Babcock emphasizes stronger work ethic amid Maple Leafs’ slump

Toronto Maple Leafs head coach Mike Babcock and superstar Auston Matthews talk about the Leafs scoring.

TORONTO – There’s no mystery about how Mike Babcock expects the Toronto Maple Leafs to pull out of their mini-tailspin. Facing a rare Sunday practice after scoring just one goal in two games, the coach blared his message across the video screens in the team’s dressing room:

“Frustrate With Our Work Ethic.”

If there’s a downside to building a team with as many offensive weapons as the Leafs have – and we fully acknowledge this should be regarded as a very good “problem” to have – it’s that they can grow easily frustrated when the goals dry up.

This is a group that expects to be great. It’s a team that saw Auston Matthews score 10 goals in six games at the same time John Tavares was putting up six in six.

However, in Thursday’s 3-0 loss to Pittsburgh and Saturday’s 4-1 loss to St. Louis, they came up against some big defencemen who funnelled the play to the outside. The Leafs generated just seven high-danger chances against the Blues while too often settling for low-percentage shots.

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When Babcock rewatched the game from the vantage point of a higher camera angle, he saw too much space between the forwards and defencemen. That made clean breakouts much tougher to execute and had the Leafs hemmed in their own zone. The coach also made note of too many puck battles lost for his liking.

“We just got to the nitty gritty today,” said Babcock, in explaining his approach to Sunday’s practice. “We just talked about the facts. Today was a reality therapy meeting: What’s really going on? Let’s solve the problem and let’s put the problem behind us and get on. So we did that.

“I don’t know what you’re like, I always like people that tell me the truth. Tell me what they want and tell me how to fix it. As soon as someone tells me what to do, I can get that done.”

He is asking his players to put on their hard hats. For as much skill as the Leafs boast, Babcock believes the key to success is pressuring the puck to such a degree that opponents will quickly come to realize that nothing comes easily against Toronto.

To create some frustration in others rather than getting frustrated themselves.

“We’ve got to get to work,” said Babcock. “You never mind leaving the building and walking by everyone when you’ve played really hard and you won all the battles and you won all the races and the score didn’t turn out right. You can be proud and happy and it’s no big deal.

“But when, [like] the last couple nights, you haven’t won enough battles and enough races – to me you don’t feel very good about what’s going on, so you’ve got to fix it, you’ve got to get back to work.”

They should also benefit from a little rest. Toronto was the first NHL team to play nine games this season – a handful are only at six – so players were understandably looking forward to a team Halloween party on Sunday night and a complete day off Monday.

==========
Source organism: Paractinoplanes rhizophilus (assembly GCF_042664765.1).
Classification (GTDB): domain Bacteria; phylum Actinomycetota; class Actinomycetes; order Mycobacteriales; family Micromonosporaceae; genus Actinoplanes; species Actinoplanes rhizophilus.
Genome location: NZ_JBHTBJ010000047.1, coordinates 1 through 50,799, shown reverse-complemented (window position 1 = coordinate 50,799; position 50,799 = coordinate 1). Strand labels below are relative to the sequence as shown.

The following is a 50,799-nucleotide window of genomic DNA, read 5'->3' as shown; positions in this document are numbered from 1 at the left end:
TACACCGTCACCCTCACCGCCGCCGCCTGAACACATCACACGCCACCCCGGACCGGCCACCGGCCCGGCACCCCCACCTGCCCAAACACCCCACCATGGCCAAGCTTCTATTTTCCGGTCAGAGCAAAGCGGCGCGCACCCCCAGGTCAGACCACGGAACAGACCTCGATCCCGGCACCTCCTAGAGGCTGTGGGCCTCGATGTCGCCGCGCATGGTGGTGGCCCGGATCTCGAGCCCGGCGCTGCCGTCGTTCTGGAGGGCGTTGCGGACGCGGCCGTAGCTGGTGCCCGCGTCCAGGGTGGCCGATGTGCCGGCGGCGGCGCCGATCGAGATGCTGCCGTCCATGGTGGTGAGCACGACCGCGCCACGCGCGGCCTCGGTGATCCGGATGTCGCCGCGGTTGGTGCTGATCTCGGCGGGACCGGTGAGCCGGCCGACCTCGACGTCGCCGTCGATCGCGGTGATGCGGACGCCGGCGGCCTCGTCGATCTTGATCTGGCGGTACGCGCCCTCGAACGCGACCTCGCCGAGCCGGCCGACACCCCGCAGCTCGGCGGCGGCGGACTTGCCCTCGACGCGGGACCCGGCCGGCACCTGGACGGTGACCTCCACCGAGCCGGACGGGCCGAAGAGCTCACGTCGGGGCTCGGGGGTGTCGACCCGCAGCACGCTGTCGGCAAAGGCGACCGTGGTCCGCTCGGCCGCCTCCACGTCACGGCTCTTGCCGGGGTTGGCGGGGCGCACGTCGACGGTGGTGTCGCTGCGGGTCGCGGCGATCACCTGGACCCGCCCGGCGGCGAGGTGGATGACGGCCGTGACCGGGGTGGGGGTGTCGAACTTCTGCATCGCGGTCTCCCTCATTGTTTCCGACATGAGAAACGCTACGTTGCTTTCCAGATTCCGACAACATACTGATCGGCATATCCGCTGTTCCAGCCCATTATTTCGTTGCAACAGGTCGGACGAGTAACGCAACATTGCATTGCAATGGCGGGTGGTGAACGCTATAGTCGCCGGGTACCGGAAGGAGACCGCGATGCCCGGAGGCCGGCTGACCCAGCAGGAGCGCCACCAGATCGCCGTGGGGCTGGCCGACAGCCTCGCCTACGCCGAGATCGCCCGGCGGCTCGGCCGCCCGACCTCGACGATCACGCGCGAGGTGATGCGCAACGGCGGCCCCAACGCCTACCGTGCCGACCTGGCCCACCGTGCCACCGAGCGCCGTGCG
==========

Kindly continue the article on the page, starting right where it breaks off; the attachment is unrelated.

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A light week ahead comes with just two difficult games on the schedule – a home-and-home with the Winnipeg Jets on Wednesday and Saturday. That should afford them some time to step back and take account of where things are at.

Matthews believes they’ve got to show a little more creativity to get back to producing the scoring chances that led to 33 goals for in their first seven games.

“I think it starts with not only working harder, but I think working smarter,” he said. “I think sometimes we’re a bit too predictable. You do the same thing over and over again, I think teams obviously they watch video. Kind of mixing it up, changing it up off of faceoffs and neutral zone and stuff like that.”

They’re also focused on setting up shop a little more in the offensive zone.

“I just don’t think we’ve been moving that much,” said winger Mitch Marner. “Those big D-men can trap you pretty quickly if you’re not moving. So that’s something I didn’t think we did enough of and something we need to get back to.”

It won’t come easily. The Jets are arguably the class of the Western Conference and feature a group of forwards just as skilled as Toronto’s. They can also roll out a blue-line that includes Dustin Byfuglien, Tyler Myers, Jacob Trouba and Josh Morrissey, not to mention Vezina Trophy finalist Connor Hellebuyck in goal.

They won’t be an opponent that’s easily frustrated.

“We don’t think we’re going to score like we did at the start [of the season]. That’s a fantasy tour,” said Babcock. “We think we’ve got enough people to score, but we want to play better than this. I think when you play better you score.”


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